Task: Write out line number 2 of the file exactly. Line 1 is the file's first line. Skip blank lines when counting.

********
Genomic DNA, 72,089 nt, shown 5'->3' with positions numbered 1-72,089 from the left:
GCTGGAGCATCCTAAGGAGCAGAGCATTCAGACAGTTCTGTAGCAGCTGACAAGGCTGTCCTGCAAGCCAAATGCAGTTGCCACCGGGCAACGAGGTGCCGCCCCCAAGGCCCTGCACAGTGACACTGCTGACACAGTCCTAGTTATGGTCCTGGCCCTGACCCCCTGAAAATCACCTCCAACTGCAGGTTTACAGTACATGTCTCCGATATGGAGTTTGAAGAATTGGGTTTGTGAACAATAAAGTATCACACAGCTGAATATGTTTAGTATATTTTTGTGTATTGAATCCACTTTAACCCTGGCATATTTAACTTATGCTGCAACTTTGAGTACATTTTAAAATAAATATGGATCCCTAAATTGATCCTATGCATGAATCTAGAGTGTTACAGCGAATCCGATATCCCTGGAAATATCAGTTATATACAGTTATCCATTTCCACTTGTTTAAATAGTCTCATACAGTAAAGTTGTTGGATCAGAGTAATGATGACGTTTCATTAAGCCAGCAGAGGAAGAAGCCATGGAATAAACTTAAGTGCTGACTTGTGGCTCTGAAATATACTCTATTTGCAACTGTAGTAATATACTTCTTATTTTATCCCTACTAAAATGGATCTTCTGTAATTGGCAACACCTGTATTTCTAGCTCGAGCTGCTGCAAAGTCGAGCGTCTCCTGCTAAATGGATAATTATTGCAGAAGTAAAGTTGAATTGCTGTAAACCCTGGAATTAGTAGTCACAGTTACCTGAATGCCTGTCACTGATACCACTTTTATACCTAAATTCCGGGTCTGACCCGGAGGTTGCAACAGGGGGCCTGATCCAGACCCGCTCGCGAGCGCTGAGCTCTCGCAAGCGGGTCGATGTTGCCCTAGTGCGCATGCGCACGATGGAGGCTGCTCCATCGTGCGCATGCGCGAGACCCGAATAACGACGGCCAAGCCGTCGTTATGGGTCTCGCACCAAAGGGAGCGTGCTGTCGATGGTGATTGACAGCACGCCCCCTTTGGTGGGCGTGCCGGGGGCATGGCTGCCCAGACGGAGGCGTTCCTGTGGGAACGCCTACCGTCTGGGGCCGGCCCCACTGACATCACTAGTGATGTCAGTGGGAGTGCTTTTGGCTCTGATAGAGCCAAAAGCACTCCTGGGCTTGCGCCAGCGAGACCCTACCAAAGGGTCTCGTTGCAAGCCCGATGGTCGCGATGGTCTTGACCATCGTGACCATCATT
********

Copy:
GCTGGAGCATCCTAAGGAGCAGAGCATTCAGACAGTTCTGTAGCAGCTGACAAGGCTGTCCTGCAAGCCAAATGCAGTTGCCACCGGGCAACGAGGTGCCGCCCCCAAGGCCCTGCACAGTGACACTGCTGACACAGTCCTAGTTATGGTCCTGGCCCTGACCCCCTGAAAATCACCTCCAACTGCAGGTTTACAGTACATGTCTCCGATATGGAGTTTGAAGAATTGGGTTTGTGAACAATAAAGTATCACACAGCTGAATATGTTTAGTATATTTTTGTGTATTGAATCCACTTTAACCCTGGCATATTTAACTTATGCTGCAACTTTGAGTACATTTTAAAATAAATATGGATCCCTAAATTGATCCTATGCATGAATCTAGAGTGTTACAGCGAATCCGATATCCCTGGAAATATCAGTTATATACAGTTATCCATTTCCACTTGTTTAAATAGTCTCATACAGTAAAGTTGTTGGATCAGAGTAATGATGACGTTTCATTAAGCCAGCAGAGGAAGAAGCCATGGAATAAACTTAAGTGCTGACTTGTGGCTCTGAAATATACTCTATTTGCAACTGTAGTAATATACTTCTTATTTTATCCCTACTAAAATGGATCTTCTGTAATTGGCAACACCTGTATTTCTAGCTCGAGCTGCTGCAAAGTCGAGCGTCTCCTGCTAAATGGATAATTATTGCAGAAGTAAAGTTGAATTGCTGTAAACCCTGGAATTAGTAGTCACAGTTACCTGAATGCCTGTCACTGATACCACTTTTATACCTAAATTCCGGGTCTGACCCGGAGGTTGCAACAGGGGGCCTGATCCAGACCCGCTCGCGAGCGCTGAGCTCTCGCAAGCGGGTCGATGTTGCCCTAGTGCGCATGCGCACGATGGAGGCTGCTCCATCGTGCGCATGCGCGAGACCCGAATAACGACGGCCAAGCCGTCGTTATGGGTCTCGCACCAAAGGGAGCGTGCTGTCGATGGTGATTGACAGCACGCCCCCTTTGGTGGGCGTGCCGGGGGCATGGCTGCCCAGACGGAGGCGTTCCTGTGGGAACGCCTACCGTCTGGGGCCGGCCCCACTGACATCACTAGTGATGTCAGTGGGAGTGCTTTTGGCTCTGATAGAGCCAAAAGCACTCCTGGGCTTGCGCCAGCGAGACCCTACCAAAGGGTCTCGTTGCAAGCCCGATGGTCGCGATGGTCTTGACCATCGTGACCATCATT